April 24– Sunday– New York City– “The conference for the settlement of the Dano-German imbroglio is now sitting in London. It is composed of the representatives of all those Powers which were parties to the Treaty of May, 1852.” ~ New York Times.


April 24– Sunday– Camp Sedgwick, Virginia– “Today at 2 PM a more peaceful scene was witnessed, for in its waters [Hazel Run] four Union soldiers were buried with their Lord in Baptism. . . . . In the evening our Chaplain preached in Hope Chapel and the Lord’s Supper was observed. I acted as one of the deacons . . . . About 40 officers and men took part . . . and all felt that it was indeed a Sabbath to our souls. May God bless us and keep us all in the paths of Righteousness for His name’s sake.” ~ Diary of Elisha Hunt Rhodes.

April 24– Sunday– Orange County, Virginia– “Our box came in yesterday evening and I received safely my shoulder of meat and flour of which I am very thankful, and glad to get. We had biscuits, lean meat and coffee for breakfast, to which I paid my respects with the greatest magnanimity. It took me but a little while to judge the cakes you sent me, and also to find them most excellent. Now if the Yanks will let us alone for awhile, I can enjoy my eatables to the utmost, but the weather is dry and pleasant now and a move I think will come off soon but I hope for the better and eat like rip while we stay here. I am sorry that you have so much weaving to do. I earnestly hope this war will end this year, and then the women will not have so hard a task.” ~ Letter from Confederate soldier Marion Hill Fitzpatrick to his wife Amanda.

April 24– Sunday– Columbus, Georgia– A report in the local newspaper quotes a Confederate inspector to the effect that an additional stockade needs to be built at Camp Sumter (Andersonville prison) to relieve overcrowding, and that the inmate hospital, operating inside the stockade, should be relocated outside it.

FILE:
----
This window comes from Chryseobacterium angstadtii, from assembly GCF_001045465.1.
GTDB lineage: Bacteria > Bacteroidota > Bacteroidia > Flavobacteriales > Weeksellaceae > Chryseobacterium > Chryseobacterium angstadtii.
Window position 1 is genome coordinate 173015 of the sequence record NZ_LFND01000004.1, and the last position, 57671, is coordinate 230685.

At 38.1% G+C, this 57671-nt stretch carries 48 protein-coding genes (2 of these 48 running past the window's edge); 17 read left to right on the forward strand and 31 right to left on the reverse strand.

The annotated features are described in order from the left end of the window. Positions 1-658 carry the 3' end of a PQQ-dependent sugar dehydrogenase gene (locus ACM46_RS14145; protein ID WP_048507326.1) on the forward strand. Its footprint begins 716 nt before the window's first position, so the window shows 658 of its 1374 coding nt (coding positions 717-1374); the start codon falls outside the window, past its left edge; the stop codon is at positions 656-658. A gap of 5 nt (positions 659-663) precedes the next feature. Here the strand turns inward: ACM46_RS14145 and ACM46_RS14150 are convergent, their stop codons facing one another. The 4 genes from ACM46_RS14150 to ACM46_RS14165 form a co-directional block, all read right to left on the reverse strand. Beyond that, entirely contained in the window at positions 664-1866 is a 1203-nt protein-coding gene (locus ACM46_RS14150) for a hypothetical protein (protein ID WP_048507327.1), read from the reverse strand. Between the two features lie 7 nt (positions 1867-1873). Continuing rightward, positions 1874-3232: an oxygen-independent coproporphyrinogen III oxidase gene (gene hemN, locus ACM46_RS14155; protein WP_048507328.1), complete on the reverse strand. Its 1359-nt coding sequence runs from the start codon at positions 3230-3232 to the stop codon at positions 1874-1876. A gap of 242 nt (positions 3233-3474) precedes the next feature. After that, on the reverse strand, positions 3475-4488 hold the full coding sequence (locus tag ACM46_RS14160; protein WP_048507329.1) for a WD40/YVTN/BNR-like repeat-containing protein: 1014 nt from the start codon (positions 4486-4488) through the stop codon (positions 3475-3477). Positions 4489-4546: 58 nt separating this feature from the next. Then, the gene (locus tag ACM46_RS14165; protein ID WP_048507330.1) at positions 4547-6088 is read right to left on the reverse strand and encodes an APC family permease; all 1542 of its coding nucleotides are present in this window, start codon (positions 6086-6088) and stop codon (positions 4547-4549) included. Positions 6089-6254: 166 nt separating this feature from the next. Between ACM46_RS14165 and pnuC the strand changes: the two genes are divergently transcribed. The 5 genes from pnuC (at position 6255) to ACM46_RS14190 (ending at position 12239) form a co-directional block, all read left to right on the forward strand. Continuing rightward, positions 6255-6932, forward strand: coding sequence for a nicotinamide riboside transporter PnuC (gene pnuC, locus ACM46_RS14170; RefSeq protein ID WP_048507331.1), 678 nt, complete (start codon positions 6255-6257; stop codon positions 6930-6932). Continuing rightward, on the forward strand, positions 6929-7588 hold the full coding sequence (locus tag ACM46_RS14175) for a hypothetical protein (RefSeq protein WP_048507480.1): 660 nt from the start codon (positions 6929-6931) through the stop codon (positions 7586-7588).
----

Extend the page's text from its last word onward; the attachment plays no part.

April 24– Sunday– Camden, Arkansas; Decatur, Alabama; Middletown, Virginia; Pineville, Louisiana– Skirmishes and bloody affairs. Also, Federal troops are snooping around Ringgold, Georgia.

April 25– Monday– Washington, D.C.– “Reverses in North Carolina are bad at this time. The death of Flusser is most unfortunate. I presume the blame of the disasters will be attributed to the Navy, which, in fact, is merely auxiliary to the army. Letter-writers and partisan editors who are courted and petted by the military find no favor with naval men, and as a consequence the Navy suffers detraction. Burnside’s army corps passed through Washington, to-day, whites, blacks, and Indians numbering about 30,000. All the indications foreshadow a mighty conflict and battle in Virginia at an early day.” ~ Diary of Gideon Welles.

April 25– Monday– Orange County, Virginia– “I have no war news, no doubt we are having the calm that always precedes the storm, and the silence of the cannon which now prevails will only make its roaring the louder in the future. We have been successful at all points this spring of which you need have heard through the medium of [the] press so I have no war news that would interest you. I have something of more importance to write, new of more profound character. God has visited us in this part of his vineyard in the outpouring of his holy spirit and many are returning to the Lord. Christians who have back-slid is again returning to the field of Christ, sinners are being converted and the word of God doth run and is glorified among us, thanks be unto God who giveth us the victory through our lord Jesus Christ, now henceforth and for evermore, Amen. Eleven joined the church night before last. I am thankful to say that this good work is not confined to our brigade but as far as I can tell is through this army. I think it is one of the best signs of our success that can be given. Again I say, thank God.” ~ Letter from Confederate soldier W R Stilwell to his wife Molly.